Study shows increasing number of people were facing high medical cost burdens before ACA implementation
New coverage options offered by the Affordable Care Act (ACA) insurance marketplaces provided potential benefits for the increasing number of Americans who were shouldering high medical cost burdens prior to the ACA, according to a Virginia Commonwealth University-led study.
In an article that was published this month in the journal Health Affairs, Peter Cunningham, Ph.D., professor in the Department of Healthcare Policy and Research at the VCU School of Medicine, analyzed trends in the number of American families who experienced high financial burdens due to medical costs during the years leading to the implementation of the ACA. He found that the percentage of Americans with high medical cost burdens – those who spend more than 10 percent of their family income on out-of-pocket health care expenses – increased to 19.2 percent in 2011, after having stabilized at 18.2 percent during the 2007-9 recession.
"People who had the highest medical cost burdens were those who had non-group private insurance, which is health insurance coverage that they purchased on their own," Cunningham said, adding that almost half of those people were spending more than 10 percent of their family income on health care. By comparison, only 20 percent of people who had private insurance through an employer spent more than 10 percent of their income on health care. For both groups, medical cost burdens increased substantially during the first decade of the 2000s.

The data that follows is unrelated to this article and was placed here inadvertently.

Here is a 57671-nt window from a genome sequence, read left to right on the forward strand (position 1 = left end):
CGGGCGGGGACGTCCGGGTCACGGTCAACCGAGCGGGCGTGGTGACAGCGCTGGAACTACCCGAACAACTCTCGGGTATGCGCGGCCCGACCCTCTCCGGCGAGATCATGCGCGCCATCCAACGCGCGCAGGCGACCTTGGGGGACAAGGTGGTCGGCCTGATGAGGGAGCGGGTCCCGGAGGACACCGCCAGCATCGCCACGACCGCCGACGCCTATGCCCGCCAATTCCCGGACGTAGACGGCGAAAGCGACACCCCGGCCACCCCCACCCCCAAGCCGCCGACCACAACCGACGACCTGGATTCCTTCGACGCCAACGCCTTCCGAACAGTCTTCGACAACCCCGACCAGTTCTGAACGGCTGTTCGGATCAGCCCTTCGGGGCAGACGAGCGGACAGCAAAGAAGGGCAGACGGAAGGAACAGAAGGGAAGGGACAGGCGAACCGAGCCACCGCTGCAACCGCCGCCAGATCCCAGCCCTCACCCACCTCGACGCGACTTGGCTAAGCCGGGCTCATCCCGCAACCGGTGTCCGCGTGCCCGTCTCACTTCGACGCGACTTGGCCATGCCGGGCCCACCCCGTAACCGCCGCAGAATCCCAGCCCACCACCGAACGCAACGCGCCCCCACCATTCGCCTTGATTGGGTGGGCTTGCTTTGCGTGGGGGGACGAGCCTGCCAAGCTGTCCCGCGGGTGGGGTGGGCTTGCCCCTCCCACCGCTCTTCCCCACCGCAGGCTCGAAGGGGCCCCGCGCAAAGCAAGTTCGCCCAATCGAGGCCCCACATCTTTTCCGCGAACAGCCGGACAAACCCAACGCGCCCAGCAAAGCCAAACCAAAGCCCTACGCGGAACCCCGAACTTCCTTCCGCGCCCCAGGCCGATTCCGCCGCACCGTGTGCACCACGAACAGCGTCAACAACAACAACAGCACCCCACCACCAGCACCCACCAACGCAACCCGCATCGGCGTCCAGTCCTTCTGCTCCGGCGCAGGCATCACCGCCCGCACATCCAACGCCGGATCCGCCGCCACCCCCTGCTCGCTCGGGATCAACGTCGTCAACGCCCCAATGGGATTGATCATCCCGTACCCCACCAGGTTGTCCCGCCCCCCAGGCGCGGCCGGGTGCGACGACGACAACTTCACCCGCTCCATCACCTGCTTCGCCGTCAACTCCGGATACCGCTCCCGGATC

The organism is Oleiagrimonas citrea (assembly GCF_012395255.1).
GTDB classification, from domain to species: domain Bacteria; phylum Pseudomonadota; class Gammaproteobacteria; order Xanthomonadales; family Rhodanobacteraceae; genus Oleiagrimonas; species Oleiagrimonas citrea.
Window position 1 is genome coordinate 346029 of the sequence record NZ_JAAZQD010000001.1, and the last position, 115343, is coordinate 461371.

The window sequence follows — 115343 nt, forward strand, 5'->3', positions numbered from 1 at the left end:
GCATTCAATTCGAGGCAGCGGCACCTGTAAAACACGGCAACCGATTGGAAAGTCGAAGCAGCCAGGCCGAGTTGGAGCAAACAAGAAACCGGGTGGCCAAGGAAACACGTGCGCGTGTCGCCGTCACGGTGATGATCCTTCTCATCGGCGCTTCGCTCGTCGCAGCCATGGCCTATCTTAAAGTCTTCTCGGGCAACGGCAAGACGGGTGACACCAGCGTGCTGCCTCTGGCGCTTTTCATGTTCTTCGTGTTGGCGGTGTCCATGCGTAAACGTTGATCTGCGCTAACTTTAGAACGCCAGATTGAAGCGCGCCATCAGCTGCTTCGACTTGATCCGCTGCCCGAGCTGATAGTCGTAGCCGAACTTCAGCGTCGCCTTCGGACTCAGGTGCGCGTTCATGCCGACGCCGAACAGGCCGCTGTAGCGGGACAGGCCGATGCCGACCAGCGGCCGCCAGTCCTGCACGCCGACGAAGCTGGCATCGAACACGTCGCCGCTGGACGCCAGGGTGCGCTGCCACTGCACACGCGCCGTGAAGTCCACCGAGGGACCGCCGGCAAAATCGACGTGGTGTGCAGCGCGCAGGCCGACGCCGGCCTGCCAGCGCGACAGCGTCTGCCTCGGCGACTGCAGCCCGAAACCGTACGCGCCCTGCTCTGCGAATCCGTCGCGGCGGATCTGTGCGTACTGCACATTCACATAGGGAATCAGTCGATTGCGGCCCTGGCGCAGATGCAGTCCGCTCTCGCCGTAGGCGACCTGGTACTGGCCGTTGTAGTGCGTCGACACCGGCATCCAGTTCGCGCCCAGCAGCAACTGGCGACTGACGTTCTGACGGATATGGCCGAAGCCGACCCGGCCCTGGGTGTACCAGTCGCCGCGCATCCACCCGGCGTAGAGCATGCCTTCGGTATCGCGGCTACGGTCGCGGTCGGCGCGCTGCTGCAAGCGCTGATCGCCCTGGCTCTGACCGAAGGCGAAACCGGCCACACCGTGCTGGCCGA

"Prior to the ACA, non-group insurance coverage was very expensive," Cunningham said.
The analysis showed that access to the new health insurance marketplaces and premium subsidies could substantially reduce financial burdens for people who had previously purchased non-group private insurance, since medical cost burdens had been highest for income groups most likely to benefit from the ACA's coverage expansions.
For the January publication, Cunningham analyzed data up to 2011, which was the latest data available at the time the study was conducted. He plans to follow up on this study by analyzing data from the years after the ACA became law.
"It's going to be even more important to track into the future because this is going to be one of the primary ways that we will be able to tell whether the ACA is working," Cunningham said. "Is it lowering health care costs? Is it allowing people who previously were uninsured to purchase coverage or enroll in Medicaid?"